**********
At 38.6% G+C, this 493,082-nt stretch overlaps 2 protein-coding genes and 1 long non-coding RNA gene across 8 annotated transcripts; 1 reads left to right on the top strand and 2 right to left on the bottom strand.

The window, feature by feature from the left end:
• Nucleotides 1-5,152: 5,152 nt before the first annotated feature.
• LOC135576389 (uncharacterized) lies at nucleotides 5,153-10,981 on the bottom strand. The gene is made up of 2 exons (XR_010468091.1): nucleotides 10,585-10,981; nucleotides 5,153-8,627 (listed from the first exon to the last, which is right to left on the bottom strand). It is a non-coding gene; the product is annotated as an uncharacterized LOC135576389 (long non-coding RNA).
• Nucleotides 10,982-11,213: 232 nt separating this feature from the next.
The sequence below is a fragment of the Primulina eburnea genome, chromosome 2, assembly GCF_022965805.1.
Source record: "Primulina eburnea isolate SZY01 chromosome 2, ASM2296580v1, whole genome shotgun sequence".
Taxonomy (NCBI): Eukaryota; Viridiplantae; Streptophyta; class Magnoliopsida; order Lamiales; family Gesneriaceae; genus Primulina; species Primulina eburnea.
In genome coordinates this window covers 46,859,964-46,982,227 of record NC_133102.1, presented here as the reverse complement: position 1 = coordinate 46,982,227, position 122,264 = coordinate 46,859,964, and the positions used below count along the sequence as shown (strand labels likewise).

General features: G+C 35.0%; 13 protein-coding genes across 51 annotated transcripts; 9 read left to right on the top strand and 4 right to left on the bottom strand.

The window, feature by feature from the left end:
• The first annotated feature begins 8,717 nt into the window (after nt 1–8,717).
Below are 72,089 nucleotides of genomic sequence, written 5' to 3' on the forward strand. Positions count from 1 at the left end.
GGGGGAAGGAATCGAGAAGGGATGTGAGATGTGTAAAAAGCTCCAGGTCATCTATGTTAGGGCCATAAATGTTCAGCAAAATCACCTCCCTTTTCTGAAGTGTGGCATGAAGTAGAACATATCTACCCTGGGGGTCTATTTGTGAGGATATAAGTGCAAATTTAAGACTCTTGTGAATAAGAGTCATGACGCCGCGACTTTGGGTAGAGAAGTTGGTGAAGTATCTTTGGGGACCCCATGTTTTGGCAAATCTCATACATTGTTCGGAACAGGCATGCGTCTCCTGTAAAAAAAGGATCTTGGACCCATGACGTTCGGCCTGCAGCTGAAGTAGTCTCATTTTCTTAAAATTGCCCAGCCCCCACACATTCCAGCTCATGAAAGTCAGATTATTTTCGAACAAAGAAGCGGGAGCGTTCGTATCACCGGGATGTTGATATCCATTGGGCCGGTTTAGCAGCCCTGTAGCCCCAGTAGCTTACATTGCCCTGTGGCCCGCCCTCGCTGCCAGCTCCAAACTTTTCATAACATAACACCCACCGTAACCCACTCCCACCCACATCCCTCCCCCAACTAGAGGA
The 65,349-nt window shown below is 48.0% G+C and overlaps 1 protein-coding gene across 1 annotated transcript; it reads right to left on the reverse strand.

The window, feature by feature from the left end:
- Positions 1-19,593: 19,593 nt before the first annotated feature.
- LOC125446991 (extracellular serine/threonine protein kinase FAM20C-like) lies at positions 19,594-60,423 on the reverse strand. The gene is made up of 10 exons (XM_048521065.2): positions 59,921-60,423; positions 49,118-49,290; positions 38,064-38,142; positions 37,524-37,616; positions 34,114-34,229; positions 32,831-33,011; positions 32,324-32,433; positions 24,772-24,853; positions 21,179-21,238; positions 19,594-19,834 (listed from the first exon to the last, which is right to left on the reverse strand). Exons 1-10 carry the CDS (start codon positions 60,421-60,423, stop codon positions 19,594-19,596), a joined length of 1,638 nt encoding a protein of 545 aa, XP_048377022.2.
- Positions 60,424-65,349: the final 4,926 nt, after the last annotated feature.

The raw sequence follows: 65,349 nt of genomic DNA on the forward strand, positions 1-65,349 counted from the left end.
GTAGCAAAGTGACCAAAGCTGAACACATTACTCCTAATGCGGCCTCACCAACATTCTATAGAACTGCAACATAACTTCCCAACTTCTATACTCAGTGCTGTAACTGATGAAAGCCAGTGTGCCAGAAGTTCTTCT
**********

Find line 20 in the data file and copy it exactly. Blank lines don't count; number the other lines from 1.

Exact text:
The raw sequence follows: 65,349 nt of genomic DNA on the forward strand, positions 1-65,349 counted from the left end.